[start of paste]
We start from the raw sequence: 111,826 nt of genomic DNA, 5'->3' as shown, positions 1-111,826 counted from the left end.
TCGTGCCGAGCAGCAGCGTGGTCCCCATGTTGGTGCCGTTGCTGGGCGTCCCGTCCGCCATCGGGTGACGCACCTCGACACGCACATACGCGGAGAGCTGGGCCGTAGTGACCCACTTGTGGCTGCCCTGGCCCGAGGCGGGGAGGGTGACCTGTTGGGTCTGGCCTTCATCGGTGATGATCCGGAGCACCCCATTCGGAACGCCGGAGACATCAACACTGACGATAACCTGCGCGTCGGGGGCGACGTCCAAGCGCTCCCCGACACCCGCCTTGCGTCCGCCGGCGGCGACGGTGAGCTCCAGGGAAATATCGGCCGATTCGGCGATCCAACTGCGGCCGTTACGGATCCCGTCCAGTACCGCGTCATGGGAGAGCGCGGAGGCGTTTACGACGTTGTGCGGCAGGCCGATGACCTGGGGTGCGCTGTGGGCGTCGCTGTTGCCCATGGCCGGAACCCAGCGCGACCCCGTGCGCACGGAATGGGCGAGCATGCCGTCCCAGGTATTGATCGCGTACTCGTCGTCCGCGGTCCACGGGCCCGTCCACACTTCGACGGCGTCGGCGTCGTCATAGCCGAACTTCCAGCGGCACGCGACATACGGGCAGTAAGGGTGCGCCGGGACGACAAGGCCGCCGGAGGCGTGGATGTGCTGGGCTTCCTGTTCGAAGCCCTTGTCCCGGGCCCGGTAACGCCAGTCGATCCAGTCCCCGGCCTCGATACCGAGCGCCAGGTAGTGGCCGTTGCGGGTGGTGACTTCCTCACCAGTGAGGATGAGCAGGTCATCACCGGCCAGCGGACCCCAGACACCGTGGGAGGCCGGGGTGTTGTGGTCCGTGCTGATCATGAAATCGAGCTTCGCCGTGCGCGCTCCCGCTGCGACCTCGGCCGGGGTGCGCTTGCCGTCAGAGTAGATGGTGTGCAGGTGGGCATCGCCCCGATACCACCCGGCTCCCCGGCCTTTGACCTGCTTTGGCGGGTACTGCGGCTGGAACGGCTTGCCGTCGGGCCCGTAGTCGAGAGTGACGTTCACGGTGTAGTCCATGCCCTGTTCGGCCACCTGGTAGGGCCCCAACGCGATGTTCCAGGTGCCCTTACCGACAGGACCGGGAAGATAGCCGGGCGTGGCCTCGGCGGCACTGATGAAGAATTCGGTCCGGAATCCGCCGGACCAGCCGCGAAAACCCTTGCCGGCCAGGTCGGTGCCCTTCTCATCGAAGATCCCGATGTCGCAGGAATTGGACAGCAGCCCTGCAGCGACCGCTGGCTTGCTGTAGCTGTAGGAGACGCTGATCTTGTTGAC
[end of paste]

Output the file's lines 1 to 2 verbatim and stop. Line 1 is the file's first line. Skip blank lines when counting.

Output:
We start from the raw sequence: 111,826 nt of genomic DNA, 5'->3' as shown, positions 1-111,826 counted from the left end.
TCGTGCCGAGCAGCAGCGTGGTCCCCATGTTGGTGCCGTTGCTGGGCGTCCCGTCCGCCATCGGGTGACGCACCTCGACACGCACATACGCGGAGAGCTGGGCCGTAGTGACCCACTTGTGGCTGCCCTGGCCCGAGGCGGGGAGGGTGACCTGTTGGGTCTGGCCTTCATCGGTGATGATCCGGAGCACCCCATTCGGAACGCCGGAGACATCAACACTGACGATAACCTGCGCGTCGGGGGCGACGTCCAAGCGCTCCCCGACACCCGCCTTGCGTCCGCCGGCGGCGACGGTGAGCTCCAGGGAAATATCGGCCGATTCGGCGATCCAACTGCGGCCGTTACGGATCCCGTCCAGTACCGCGTCATGGGAGAGCGCGGAGGCGTTTACGACGTTGTGCGGCAGGCCGATGACCTGGGGTGCGCTGTGGGCGTCGCTGTTGCCCATGGCCGGAACCCAGCGCGACCCCGTGCGCACGGAATGGGCGAGCATGCCGTCCCAGGTATTGATCGCGTACTCGTCGTCCGCGGTCCACGGGCCCGTCCACACTTCGACGGCGTCGGCGTCGTCATAGCCGAACTTCCAGCGGCACGCGACATACGGGCAGTAAGGGTGCGCCGGGACGACAAGGCCGCCGGAGGCGTGGATGTGCTGGGCTTCCTGTTCGAAGCCCTTGTCCCGGGCCCGGTAACGCCAGTCGATCCAGTCCCCGGCCTCGATACCGAGCGCCAGGTAGTGGCCGTTGCGGGTGGTGACTTCCTCACCAGTGAGGATGAGCAGGTCATCACCGGCCAGCGGACCCCAGACACCGTGGGAGGCCGGGGTGTTGTGGTCCGTGCTGATCATGAAATCGAGCTTCGCCGTGCGCGCTCCCGCTGCGACCTCGGCCGGGGTGCGCTTGCCGTCAGAGTAGATGGTGTGCAGGTGGGCATCGCCCCGATACCACCCGGCTCCCCGGCCTTTGACCTGCTTTGGCGGGTACTGCGGCTGGAACGGCTTGCCGTCGGGCCCGTAGTCGAGAGTGACGTTCACGGTGTAGTCCATGCCCTGTTCGGCCACCTGGTAGGGCCCCAACGCGATGTTCCAGGTGCCCTTACCGACAGGACCGGGAAGATAGCCGGGCGTGGCCTCGGCGGCACTGATGAAGAATTCGGTCCGGAATCCGCCGGACCAGCCGCGAAAACCCTTGCCGGCCAGGTCGGTGCCCTTCTCATCGAAGATCCCGATGTCGCAGGAATTGGACAGCAGCCCTGCAGCGACCGCTGGCTTGCTGTAGCTGTAGGAGACGCTGATCTTGTTGAC